Meigs (Meiggs) Family History and Genealogy

 

Emily Stanfield (Meigs) Walker

Emily Stanfield Meigs (#370) was born on October 25, 1808, the daughter of Timothy (#197) and Elizabeth (Holt) Meigs, and grand-daughter of Return Jonathan Meigs, 1st.

She married John Walker, a chief of the Cherokee Nation, on January 10, 1824. As the story goes, he fell in love and eloped with Emily. Her grandfather and one of her brothers didn't think the idea was to good, and gave chase after the runaways following them all day and night on horseback. At one point they shot at them as the two "were swimming across the Tennessee River - a risky thing to do, as the fair young girl was sitting on the horse behind her Indian lover." 1 But "on all the wide border his steed was the best." 2 They made their escape and were married in Bristol, VA. There was a law against this type of intermarriage, so the minister would not take them in the house, but married them out on the road in a downpour of rain.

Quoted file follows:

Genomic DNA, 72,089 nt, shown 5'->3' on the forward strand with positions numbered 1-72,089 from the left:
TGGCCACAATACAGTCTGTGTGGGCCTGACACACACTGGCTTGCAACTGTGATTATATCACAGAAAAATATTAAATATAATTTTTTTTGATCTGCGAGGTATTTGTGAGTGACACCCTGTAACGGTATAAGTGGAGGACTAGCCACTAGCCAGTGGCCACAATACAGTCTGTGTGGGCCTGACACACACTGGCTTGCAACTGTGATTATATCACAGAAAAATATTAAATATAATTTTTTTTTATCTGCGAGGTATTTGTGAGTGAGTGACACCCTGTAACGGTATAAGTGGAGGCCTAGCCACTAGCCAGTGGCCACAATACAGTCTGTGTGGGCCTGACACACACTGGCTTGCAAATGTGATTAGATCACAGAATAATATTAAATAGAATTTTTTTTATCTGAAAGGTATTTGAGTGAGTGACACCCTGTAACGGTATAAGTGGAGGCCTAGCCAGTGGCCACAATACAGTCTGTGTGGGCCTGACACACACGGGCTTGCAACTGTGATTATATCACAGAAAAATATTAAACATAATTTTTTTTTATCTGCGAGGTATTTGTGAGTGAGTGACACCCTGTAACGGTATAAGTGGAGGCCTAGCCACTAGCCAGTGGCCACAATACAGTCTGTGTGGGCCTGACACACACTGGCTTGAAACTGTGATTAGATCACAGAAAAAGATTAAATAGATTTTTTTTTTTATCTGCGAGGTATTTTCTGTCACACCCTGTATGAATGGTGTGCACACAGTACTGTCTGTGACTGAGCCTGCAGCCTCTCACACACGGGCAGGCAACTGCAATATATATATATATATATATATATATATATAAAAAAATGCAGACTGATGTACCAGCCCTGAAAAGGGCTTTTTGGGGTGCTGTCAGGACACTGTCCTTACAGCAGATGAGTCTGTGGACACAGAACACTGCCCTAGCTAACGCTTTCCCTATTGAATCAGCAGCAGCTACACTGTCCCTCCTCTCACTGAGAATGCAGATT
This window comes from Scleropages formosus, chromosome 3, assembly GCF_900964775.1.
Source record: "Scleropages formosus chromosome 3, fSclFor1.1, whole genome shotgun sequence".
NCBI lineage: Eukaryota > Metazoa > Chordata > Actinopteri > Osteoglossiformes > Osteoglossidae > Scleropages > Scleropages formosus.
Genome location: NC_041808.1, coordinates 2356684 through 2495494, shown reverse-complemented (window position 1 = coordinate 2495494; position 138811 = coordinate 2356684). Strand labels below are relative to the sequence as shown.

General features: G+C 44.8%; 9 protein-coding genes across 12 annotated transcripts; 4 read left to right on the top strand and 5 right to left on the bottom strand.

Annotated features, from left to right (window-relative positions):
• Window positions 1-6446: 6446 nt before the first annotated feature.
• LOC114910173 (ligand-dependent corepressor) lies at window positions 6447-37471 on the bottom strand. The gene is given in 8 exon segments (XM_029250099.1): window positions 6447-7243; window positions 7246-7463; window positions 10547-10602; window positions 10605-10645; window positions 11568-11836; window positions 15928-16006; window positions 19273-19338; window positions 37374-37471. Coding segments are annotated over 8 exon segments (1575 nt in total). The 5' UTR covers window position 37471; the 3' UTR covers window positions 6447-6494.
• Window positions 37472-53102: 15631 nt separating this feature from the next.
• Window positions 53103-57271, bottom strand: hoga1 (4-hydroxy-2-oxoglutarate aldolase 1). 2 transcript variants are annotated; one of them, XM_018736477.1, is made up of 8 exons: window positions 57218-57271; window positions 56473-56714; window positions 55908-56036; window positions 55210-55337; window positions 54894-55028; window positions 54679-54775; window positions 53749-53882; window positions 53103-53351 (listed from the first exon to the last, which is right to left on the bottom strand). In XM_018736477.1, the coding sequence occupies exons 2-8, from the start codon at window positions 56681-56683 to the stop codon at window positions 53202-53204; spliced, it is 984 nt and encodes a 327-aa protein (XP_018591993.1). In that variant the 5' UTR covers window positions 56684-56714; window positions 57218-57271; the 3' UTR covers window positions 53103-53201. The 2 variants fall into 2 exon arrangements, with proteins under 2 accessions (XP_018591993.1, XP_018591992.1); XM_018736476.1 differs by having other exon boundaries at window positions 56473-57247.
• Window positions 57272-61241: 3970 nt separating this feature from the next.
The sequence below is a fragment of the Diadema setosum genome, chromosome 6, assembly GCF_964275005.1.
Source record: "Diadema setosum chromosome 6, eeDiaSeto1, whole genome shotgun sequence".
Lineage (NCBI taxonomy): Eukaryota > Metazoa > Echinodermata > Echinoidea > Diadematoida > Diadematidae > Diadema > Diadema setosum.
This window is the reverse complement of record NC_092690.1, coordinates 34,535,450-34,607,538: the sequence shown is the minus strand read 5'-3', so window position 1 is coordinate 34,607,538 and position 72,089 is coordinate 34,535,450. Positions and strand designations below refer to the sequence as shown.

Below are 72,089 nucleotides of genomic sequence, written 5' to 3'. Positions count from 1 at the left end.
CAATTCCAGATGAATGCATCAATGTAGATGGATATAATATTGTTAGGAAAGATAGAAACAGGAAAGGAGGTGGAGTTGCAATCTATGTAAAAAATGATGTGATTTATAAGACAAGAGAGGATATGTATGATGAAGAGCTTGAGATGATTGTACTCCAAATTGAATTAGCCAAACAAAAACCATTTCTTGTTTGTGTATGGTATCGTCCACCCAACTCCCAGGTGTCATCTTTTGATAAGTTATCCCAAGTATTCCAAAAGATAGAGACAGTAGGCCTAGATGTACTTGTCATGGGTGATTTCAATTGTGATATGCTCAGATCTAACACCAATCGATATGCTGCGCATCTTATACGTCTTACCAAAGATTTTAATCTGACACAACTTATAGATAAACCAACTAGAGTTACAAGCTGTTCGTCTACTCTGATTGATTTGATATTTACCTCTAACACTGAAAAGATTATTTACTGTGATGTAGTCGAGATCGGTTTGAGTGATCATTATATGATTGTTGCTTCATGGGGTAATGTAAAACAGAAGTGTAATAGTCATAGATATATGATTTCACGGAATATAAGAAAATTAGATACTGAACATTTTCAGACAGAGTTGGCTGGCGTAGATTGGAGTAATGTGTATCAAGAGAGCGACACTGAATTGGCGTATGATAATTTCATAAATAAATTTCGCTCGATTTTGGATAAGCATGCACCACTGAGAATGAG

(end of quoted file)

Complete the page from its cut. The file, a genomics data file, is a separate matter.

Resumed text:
Walker was educated at Harvard. He was said to be very handsome and captivating. He supported and signed the treaty of agreement to the ceding of the Cherokee's territory to the U.S. Government and their own removal to the West. After the signing, he was waylaid and killed by the followers of Chief John Ross who opposed the treaty. 3 He was able to ride home after receiving the wound, but died at the end of three weeks. An Indian by the name of Springston was indicted along with James Foreman for his murder. 4

Children5
Birth Death
Timothy Meigs Walker 10-07-1824 09-05-1894
Elizabeth Grace Walker 06-08-1826 05-21-1903
Minerva Jane Walker
John Osborne Walker 02-11-1835

Footnotes

  1. The Herald, Cleveland, TN., July 16, 1926.
  2. J. T. Acklen, "Tennessee Records: Tombstone Inscriptions and Manuscripts," Cullom.
  3. Worth S. Ray, "Tennessee Cousins," Genealogical Publishing Company, Baltimore, 1968, page 475 & 481.
  4. The Chattanooga Times, September 17, (?), as found in the vertical file under "Meigs" at the Tennessee State Library.
  5. Correspondents from Tse-ni' of the Wolf Clan dated July 31, 2003. Also see Sherrianne Nicol's "The Coleman Family of Mobjack Bay, Virginia," US Court of Claims, Eastern Cherokee Application, National Archives microfilm series M1104, #13, and Drennan Roll, Tahlequah, p. 321.

 

Copyright (c) by Rick Meigs